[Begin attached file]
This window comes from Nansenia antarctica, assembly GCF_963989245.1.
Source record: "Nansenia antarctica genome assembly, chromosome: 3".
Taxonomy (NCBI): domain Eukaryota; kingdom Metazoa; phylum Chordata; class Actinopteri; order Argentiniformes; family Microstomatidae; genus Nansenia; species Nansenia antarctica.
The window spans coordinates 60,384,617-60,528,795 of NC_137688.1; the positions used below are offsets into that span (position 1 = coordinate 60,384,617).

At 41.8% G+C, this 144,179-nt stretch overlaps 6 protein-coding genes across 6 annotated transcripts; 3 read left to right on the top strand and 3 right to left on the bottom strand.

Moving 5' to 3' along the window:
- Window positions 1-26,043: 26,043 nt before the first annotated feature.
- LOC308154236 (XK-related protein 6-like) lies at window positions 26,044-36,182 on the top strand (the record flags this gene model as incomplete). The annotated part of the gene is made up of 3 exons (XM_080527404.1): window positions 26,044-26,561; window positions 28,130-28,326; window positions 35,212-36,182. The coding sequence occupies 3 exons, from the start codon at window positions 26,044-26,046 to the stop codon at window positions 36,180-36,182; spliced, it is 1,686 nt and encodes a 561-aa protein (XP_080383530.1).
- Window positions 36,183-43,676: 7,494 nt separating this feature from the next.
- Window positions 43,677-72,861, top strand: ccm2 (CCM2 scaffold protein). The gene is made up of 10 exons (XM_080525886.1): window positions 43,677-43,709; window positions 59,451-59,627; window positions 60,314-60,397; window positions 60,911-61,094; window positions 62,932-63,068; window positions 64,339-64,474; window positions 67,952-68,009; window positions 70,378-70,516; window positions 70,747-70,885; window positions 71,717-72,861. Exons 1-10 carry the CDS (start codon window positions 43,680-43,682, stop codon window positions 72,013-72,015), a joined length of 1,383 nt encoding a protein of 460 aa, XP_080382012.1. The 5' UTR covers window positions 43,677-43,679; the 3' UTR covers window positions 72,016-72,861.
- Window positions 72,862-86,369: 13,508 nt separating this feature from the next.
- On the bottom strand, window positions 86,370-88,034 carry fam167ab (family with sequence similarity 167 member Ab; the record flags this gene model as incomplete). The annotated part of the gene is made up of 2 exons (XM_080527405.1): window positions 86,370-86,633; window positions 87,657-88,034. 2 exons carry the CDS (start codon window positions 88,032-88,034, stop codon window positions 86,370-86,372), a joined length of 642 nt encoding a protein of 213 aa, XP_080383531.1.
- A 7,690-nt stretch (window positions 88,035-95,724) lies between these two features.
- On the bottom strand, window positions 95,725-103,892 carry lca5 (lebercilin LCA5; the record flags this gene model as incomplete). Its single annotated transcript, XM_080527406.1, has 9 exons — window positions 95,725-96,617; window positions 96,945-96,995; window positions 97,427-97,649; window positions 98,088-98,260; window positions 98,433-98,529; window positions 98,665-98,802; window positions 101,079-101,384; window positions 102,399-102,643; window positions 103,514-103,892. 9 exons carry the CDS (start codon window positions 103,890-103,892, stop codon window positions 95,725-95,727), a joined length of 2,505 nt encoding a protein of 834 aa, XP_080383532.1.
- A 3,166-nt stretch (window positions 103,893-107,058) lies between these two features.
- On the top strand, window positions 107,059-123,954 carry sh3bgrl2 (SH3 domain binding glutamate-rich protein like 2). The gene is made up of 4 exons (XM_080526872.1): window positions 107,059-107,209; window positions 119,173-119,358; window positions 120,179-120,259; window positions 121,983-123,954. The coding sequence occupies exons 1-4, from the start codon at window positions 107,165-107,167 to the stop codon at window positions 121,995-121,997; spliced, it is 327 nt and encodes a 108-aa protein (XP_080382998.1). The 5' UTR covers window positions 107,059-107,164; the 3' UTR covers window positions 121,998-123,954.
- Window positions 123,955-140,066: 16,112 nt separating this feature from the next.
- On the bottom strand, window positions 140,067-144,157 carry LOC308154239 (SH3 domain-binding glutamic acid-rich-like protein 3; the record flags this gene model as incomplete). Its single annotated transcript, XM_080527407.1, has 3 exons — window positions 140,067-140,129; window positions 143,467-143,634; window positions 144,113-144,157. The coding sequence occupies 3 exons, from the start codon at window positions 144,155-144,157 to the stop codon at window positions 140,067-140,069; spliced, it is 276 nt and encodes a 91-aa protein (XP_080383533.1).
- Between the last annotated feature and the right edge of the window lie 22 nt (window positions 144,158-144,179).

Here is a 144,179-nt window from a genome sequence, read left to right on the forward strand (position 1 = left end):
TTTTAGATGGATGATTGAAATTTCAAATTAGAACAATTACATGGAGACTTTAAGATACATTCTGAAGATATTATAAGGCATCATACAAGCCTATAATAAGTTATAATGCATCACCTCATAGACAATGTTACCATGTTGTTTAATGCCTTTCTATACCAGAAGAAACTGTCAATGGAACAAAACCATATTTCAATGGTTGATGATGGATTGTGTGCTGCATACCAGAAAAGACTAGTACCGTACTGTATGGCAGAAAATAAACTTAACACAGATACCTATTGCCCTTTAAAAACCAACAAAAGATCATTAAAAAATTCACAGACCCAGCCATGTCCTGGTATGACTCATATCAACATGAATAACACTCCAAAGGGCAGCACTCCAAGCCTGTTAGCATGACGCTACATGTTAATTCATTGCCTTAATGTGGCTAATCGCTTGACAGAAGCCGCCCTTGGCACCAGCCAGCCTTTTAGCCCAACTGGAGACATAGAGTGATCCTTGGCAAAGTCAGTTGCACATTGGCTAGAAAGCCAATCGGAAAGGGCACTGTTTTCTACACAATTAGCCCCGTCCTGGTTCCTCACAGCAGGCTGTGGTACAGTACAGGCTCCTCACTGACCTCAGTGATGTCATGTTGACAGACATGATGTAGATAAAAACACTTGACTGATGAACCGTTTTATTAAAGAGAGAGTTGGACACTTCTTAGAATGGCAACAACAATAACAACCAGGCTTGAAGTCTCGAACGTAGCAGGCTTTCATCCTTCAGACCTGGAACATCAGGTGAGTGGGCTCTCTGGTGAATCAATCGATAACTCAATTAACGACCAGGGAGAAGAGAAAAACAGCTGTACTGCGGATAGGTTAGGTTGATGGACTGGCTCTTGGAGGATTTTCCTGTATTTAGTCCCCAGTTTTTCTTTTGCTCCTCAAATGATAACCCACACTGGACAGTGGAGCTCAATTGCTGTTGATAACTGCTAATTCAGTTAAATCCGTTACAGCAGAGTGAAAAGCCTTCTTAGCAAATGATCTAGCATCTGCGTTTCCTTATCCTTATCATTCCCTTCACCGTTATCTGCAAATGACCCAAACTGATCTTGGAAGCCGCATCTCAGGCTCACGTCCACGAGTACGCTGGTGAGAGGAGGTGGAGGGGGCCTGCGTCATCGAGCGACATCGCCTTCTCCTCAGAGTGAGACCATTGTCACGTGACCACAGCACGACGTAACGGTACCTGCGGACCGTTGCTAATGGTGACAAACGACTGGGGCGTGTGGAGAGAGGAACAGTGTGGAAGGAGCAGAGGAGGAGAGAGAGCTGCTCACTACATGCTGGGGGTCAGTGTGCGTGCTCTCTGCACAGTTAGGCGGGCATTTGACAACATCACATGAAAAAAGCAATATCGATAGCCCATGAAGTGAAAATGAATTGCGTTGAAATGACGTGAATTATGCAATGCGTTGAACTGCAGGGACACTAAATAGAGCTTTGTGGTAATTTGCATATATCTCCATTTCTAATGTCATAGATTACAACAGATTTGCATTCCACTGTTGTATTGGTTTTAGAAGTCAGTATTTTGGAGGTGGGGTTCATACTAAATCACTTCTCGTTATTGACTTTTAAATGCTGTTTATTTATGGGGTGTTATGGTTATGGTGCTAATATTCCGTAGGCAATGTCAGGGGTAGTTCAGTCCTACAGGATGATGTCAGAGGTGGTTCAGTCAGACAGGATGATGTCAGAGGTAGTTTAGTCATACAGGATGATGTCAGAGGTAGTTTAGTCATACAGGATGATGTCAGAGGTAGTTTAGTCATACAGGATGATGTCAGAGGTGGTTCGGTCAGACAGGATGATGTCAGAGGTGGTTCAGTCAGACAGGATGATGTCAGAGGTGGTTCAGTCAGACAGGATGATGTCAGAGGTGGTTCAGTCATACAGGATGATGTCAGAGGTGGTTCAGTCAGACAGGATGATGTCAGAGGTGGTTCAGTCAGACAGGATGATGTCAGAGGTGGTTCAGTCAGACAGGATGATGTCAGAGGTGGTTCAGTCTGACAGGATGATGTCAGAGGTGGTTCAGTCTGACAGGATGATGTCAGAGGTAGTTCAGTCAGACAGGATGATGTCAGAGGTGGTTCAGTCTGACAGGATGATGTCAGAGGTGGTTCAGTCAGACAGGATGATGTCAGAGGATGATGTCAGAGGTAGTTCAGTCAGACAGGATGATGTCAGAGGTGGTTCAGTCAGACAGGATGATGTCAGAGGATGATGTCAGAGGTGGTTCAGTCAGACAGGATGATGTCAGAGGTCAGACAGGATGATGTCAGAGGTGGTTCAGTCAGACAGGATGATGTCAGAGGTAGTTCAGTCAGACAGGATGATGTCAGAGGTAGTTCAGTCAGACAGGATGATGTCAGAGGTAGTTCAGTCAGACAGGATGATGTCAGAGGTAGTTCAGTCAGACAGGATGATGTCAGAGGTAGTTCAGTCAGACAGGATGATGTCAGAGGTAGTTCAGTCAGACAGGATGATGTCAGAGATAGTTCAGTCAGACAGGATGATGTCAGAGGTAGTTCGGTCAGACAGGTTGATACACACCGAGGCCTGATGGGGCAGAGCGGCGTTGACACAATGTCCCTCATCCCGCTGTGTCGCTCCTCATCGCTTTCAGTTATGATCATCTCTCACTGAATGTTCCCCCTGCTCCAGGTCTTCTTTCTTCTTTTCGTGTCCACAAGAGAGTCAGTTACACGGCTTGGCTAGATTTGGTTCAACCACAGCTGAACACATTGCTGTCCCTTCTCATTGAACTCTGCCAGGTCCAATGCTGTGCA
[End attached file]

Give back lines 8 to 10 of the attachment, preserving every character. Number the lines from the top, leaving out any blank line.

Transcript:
- LOC308154236 (XK-related protein 6-like) lies at window positions 26,044-36,182 on the top strand (the record flags this gene model as incomplete). The annotated part of the gene is made up of 3 exons (XM_080527404.1): window positions 26,044-26,561; window positions 28,130-28,326; window positions 35,212-36,182. The coding sequence occupies 3 exons, from the start codon at window positions 26,044-26,046 to the stop codon at window positions 36,180-36,182; spliced, it is 1,686 nt and encodes a 561-aa protein (XP_080383530.1).
- Window positions 36,183-43,676: 7,494 nt separating this feature from the next.
- Window positions 43,677-72,861, top strand: ccm2 (CCM2 scaffold protein). The gene is made up of 10 exons (XM_080525886.1): window positions 43,677-43,709; window positions 59,451-59,627; window positions 60,314-60,397; window positions 60,911-61,094; window positions 62,932-63,068; window positions 64,339-64,474; window positions 67,952-68,009; window positions 70,378-70,516; window positions 70,747-70,885; window positions 71,717-72,861. Exons 1-10 carry the CDS (start codon window positions 43,680-43,682, stop codon window positions 72,013-72,015), a joined length of 1,383 nt encoding a protein of 460 aa, XP_080382012.1. The 5' UTR covers window positions 43,677-43,679; the 3' UTR covers window positions 72,016-72,861.